Then it was Yetton's turn for a sabbatical (to the UK, to follow his heart) and then a frustrating further delay when Flying Nun – stalled by Shepherd's move to sell half his "hopelessly under-capitalised" label to Australia's Mushroom Records – was unable to release a second album until 18 months after its completion.
That second album, The Size of Food, eventually emerged in 1990 before the band made the move to Auckland in 1991, where they added music journalist Russell Baillie on keyboards. They got busy touring, releasing the non-album single 'Precious', recording music for the soundtrack of the film Crush, and putting out the Breathe EP, whose title track made the national Top 10.
Bleeding Star was licensed to New York's Matador Records and JPSE set off with The Bats and Straitjacket Fits on the Noisyland tour.
The third album, Bleeding Star (like Breathe, recorded with Mark Tierney as producer – but without Baillie), was their most cohesive, their noisiest – and also their last.
At the time, it seemed more like a new beginning than an end. Bleeding Star was licensed to New York's Matador Records and JPSE set off with The Bats and Straitjacket Fits on the Noisyland tour through the US, UK and Europe, taking in the New Music Seminar in New York.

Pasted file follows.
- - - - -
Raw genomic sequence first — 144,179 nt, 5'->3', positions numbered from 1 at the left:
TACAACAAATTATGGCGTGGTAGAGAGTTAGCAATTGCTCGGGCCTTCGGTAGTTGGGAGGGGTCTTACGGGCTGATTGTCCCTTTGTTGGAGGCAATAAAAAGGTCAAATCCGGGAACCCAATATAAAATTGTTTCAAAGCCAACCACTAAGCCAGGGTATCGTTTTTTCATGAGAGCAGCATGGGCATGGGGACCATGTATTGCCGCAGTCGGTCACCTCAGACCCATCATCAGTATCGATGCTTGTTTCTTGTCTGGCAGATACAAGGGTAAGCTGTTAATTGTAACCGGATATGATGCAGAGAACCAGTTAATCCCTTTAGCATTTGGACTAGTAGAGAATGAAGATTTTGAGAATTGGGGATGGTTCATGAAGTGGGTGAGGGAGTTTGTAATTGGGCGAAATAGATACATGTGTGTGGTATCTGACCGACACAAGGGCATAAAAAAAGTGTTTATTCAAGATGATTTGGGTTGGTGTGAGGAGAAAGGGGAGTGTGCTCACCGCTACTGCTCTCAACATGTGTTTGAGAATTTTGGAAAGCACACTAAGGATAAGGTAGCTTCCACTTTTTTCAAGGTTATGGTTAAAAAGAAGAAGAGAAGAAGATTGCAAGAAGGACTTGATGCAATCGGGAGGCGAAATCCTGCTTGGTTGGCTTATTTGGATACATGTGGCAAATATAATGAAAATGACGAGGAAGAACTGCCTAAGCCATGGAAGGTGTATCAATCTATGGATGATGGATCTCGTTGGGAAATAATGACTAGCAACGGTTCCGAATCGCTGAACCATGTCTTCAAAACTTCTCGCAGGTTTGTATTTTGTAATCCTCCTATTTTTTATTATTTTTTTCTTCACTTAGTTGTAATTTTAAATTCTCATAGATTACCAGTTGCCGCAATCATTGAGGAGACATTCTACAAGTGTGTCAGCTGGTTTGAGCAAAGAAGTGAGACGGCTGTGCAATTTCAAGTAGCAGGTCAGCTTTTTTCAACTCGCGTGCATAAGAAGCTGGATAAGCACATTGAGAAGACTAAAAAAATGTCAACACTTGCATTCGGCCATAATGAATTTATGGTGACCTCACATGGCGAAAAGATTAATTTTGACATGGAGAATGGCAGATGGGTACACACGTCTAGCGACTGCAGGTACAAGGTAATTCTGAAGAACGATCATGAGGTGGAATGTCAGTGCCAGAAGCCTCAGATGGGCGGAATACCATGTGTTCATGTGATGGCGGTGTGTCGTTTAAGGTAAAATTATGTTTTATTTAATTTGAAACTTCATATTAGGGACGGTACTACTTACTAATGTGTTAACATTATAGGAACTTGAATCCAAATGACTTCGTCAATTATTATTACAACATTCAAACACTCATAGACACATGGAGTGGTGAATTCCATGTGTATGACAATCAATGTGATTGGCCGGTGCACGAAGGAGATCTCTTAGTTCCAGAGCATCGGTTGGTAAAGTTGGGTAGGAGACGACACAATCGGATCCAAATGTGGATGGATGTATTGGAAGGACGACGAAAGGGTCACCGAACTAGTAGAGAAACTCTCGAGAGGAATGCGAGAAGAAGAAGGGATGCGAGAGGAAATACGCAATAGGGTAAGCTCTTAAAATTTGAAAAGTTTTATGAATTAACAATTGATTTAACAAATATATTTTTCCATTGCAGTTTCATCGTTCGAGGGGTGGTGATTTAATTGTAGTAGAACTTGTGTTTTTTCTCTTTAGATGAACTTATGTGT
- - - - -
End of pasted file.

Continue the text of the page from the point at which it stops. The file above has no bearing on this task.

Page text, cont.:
Mulcahy departed and was replaced by Solid Gold Hell guitarist Matthew Heine. The band returned to the UK and Europe for a second tour and then began recording demos for what would have been a fourth album. But internal tensions and dissatisfaction with the band's progress eventually told and the group disbanded for good.
It wasn't the end of the story: Yetton made two well-received albums as The Stereo Bus (the first with Sullivan) and one solo record; Laing formed Lanky with drummer Robert Key and released the album Wait; Mulcahy formed Superette and Eskimo and released the well-regarded solo album Oddy Knocky; Sullivan played in Solid Gold Hell and has forged a long-running creative partnership with Shayne Carter.
It's a story of fits and starts, but one that left a legacy both at home and afar. As Fred Mills observed in Trouser Press, The Jean Paul Sartre Experience were responsible for "some of the finest New Zealand records ever. And one of the greatest band names, period."
Jim Laing passed away on April 12, 2016.
David Yetton - bass, vocals
Gary Sullivan - drums
David Mulcahy - guitar, vocals
Jim Laing - guitar, vocals
Russell Baillie - keyboards
Matthew Heine - guitar
The band's name came from a friend who was, according to Mulcahy, "going through a really bad time, getting really depressed and reading Jean-Paul Sartre. He used to say he was having these amazing experiences with with Jean-Paul Sartre."
Russell Baillie is now the entertainment editor at the New Zealand Herald
Crush won the 1993 NZ film award for best film score (shared with now acclaimed Aussie movie composer Antony Partos) and featured Greg Johnson on trumpet
A widely-believed rumour held that the band amended their name under legal threat from the estate of Jean-Paul Sartre itself. It wasn't true, but it was a good story.